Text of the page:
Andy Murray looks for rhythm in US Open second round

Andy Murray was too clever, too consistent and too experienced for the erratic Nick Kyrgios. Picture: Getty
Andy Murray was too clever, too consistent and too experienced for the erratic Nick Kyrgios. Picture: Getty
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It CANNOT be easy being Andy Murray. Not only is he the third best tennis player on the planet but he is also a master tactician, a tournament strategist and, obviously, a devoted husband and soon-to-be father.

Incidentally, he is also safely through to the second round of the US Open and an appointment with Adrian Mannarino today.

On Tuesday night, he beat Nick Kyrgios 7-5, 6-3, 4-6, 6-1 to notch up his fourth consecutive win against the Australian. He was too clever, too consistent and too experienced for his talented but erratic young rival.

When he played Kyrgios at the Australian Open, Murray made hay by serving out wide to the Australian’s forehand. Kyrgios had learned his lesson this time and camped out on that line waiting for the delivery. So Murray simply changed tack, pinged a few big ones down the middle and left his opponent shaking his head and muttering darkly about his lot. Murray was going to give him nothing to work with.

Andy Roddick was watching with admiration and awe. Tweeting after the match, he said: “Murray is a stud. I hope people realize how massive his tennis IQ is when they are watching him. If I wanted a scouting report he’d be my guy.”

Murray was pleased with his performance and now that the tricky opening round is behind him he is looking forward to settling into a steadier rhythm for the next couple of rounds.

“It was a tough match,” he said. “I served pretty well for the most part. Hit my second serve extremely well in the fourth set. That’s something I’ll hopefully keep doing as the tournament goes on.

“But it was hard for me to kind of go out there and be really aggressive or play the way I wanted to because it’s very hard against him. He’s a very powerful guy. He goes for unpredictable shots. You don’t know exactly what to expect each point. A lot of the time I felt like I was just reacting and ended up having to do quite a bit of defending and running because of that.

“But against him, you’re going to have to play that way at times. So hopefully in the next round, maybe I’ll have a little bit more time, be a little bit more comfortable out on the court, be able to play a little bit different.”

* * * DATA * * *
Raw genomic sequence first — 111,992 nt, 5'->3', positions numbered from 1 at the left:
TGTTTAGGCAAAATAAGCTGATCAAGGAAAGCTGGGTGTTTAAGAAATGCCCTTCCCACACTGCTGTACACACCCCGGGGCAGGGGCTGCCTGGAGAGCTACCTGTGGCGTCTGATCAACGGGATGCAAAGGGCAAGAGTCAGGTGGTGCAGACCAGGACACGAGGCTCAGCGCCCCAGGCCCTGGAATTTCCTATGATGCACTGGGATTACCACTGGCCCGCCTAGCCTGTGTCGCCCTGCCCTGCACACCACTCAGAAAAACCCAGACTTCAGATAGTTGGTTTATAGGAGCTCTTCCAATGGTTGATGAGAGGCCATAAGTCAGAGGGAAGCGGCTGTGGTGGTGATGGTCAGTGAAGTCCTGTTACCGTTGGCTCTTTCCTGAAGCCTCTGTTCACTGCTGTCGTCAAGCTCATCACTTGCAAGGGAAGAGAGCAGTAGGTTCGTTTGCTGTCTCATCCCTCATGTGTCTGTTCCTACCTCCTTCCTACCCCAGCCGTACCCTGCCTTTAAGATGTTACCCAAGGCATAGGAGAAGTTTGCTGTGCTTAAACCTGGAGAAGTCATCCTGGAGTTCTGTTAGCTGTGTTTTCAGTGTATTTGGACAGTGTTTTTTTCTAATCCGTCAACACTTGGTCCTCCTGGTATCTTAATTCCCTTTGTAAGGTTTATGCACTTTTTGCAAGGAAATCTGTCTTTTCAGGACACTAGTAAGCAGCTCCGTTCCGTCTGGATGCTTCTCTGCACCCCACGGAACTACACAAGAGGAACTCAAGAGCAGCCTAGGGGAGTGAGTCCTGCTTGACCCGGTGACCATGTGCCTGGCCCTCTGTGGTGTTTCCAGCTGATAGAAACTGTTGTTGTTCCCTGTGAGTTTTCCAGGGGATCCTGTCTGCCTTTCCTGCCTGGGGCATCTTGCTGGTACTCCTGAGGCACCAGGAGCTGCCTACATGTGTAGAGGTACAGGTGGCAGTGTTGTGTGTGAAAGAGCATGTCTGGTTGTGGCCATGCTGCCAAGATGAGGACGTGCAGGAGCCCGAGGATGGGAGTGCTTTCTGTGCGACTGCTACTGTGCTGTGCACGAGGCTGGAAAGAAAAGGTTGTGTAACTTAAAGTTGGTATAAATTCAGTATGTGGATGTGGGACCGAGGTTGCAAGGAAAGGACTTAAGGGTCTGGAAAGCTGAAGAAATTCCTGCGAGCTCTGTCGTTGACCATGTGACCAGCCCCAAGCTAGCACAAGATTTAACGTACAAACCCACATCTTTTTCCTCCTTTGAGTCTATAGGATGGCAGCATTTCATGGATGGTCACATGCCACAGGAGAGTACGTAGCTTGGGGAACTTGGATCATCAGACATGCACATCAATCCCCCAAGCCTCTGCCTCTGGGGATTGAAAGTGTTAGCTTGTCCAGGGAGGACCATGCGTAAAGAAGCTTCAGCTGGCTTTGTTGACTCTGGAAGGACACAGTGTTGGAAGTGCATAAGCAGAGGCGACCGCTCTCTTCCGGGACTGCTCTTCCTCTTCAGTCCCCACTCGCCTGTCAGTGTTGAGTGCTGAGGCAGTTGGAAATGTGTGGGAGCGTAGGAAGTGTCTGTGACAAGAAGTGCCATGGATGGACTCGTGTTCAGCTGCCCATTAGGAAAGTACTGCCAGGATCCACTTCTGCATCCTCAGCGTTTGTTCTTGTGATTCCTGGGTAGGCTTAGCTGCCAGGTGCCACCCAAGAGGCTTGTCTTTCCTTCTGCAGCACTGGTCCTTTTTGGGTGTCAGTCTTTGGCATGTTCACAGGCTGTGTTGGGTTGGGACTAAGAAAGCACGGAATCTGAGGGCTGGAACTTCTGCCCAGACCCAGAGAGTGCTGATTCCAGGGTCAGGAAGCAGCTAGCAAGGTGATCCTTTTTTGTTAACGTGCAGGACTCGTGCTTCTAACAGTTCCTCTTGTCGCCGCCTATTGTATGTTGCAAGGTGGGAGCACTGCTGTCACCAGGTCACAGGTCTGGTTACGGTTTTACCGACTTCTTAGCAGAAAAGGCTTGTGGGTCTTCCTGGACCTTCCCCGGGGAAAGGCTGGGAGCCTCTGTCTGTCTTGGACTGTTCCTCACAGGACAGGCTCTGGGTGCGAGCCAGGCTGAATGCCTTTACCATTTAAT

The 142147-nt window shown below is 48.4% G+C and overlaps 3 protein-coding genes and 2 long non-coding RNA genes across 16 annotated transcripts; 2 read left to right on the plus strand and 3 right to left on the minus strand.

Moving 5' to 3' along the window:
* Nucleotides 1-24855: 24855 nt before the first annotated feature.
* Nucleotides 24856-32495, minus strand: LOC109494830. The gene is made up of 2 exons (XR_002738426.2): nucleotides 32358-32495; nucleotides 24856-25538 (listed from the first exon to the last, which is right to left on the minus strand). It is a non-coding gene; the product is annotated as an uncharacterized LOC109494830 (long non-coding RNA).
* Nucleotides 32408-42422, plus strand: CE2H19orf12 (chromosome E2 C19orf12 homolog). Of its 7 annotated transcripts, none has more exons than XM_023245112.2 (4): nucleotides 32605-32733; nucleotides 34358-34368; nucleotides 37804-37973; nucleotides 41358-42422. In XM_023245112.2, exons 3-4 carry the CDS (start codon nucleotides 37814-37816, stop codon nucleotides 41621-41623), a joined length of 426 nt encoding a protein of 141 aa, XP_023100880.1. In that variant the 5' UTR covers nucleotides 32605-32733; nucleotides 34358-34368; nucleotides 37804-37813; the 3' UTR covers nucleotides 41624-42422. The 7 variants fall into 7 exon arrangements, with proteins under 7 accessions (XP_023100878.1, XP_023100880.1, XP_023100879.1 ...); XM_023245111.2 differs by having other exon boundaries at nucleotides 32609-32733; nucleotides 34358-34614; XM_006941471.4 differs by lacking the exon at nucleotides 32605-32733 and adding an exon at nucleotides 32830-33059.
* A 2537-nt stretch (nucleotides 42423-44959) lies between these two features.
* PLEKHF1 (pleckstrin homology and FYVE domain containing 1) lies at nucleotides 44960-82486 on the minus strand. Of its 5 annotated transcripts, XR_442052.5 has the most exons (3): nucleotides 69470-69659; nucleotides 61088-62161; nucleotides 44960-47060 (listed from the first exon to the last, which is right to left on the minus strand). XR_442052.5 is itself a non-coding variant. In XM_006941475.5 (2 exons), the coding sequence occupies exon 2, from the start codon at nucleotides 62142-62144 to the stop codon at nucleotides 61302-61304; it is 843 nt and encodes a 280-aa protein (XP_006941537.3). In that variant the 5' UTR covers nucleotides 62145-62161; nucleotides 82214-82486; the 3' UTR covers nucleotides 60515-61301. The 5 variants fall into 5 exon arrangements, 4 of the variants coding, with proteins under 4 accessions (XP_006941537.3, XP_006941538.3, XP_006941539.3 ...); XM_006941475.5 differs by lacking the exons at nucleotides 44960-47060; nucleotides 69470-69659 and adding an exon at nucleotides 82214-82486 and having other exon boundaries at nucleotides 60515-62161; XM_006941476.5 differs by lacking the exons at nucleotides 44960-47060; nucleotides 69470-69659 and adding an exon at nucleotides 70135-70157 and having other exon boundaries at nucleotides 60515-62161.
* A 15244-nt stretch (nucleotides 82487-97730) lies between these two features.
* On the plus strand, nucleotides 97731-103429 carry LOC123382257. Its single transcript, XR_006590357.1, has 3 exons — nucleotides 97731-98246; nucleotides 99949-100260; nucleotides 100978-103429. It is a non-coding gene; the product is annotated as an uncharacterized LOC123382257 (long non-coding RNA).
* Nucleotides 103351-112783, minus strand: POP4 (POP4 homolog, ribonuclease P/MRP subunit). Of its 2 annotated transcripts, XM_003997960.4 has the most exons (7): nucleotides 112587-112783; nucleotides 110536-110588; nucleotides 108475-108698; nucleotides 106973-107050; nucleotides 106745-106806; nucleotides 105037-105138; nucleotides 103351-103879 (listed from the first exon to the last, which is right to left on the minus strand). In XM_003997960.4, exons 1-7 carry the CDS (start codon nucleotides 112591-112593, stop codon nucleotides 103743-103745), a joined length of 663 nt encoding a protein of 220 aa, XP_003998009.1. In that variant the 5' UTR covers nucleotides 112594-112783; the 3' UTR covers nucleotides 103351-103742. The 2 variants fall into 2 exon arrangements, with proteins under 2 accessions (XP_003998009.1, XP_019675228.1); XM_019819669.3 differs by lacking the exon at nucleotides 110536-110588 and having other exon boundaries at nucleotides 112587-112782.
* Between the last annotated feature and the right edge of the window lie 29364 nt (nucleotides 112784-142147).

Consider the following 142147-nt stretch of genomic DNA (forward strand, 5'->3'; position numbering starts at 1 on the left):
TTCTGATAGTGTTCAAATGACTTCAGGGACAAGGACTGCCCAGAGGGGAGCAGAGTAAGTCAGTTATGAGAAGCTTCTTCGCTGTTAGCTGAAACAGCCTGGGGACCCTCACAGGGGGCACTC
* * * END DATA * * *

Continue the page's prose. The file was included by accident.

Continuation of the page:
Mannarino is next in line for the Murray treatment and the Frenchman is not expecting much from the encounter. It is easy to see why. The Scot’s career record against French players is won 77, lost 14 and his record against left-handed players (like Mannarino) is won 69, lost 18. And of those losses, 15 have been to Rafael Nadal.

Murray has played Mannarino only once before, winning 6-3, 6-3 in Indian Wells back in March. The memory of that brought little comfort for Mannarino.

“I played well, I thought,” he said. “But it was still two sets. Andy is in a different league. But I have nothing to lose so I will go for it – why not?”

Murray has already done his scouting report on the world No 35 and he is being his usual, cautious self about the match.

“He’s a tricky player,” said Murray. “He’s a lefty. He hits the ball extremely flat off both sides. Very short, compact swings. Excellent timing. He has very little racket-head speed on either of his shots but he has phenomenal timing and that’s where he generates his power from. He’s quick. Good athlete. Very good hands. Talented guy.”

With that dealt with, it was on to matters of tournament management. As play began yesterday, 12 players had pulled up lame and withdrawn mid-match. But with £25,790 on offer to a first-round loser anyone would be willing to shuffle on court and hobble about a bit just to pick up the pay cheque.

On the opening night of the tournament, Vitalia Diatchenko lasted eight games, 30 minutes and won just five points against Serena Williams before retiring hurt. She was injured before she got to New York but she was not going to miss the chance to play for a bit and collect her winnings.

“For me that’s such an easy thing to fix,” Murray said. “I think that the prize money is now so high, and players have fought very hard at times to get this prize money so high, so that if a player is injured and they show up here and they’re directly into the main draw by right and they’ve worked the whole year to get themselves into that position, just give them the first-round prize money.

“Allow the lucky loser to step in and have the opportunity to play again. The lucky losers would be delighted and the players don’t have to go on the court and embarrass themselves. With the match against Serena, I was like ‘What’s going on?’ If I had paid money to watch that, I wouldn’t be happy. But I also understand that from the Diatchenko’s point of view that it’s a lot of money and she’s earned the right to go on the court, but she’s clearly injured. It’s such an easy thing to fix, I just don’t know why they don’t do that.”

So, with his tennis in good nick before he got to New York, his homework already done for the next round and his vision for tennis organised, Murray could take the rest of the night off. When you are Andy Murray, ­actually playing tennis matches is the easy bit.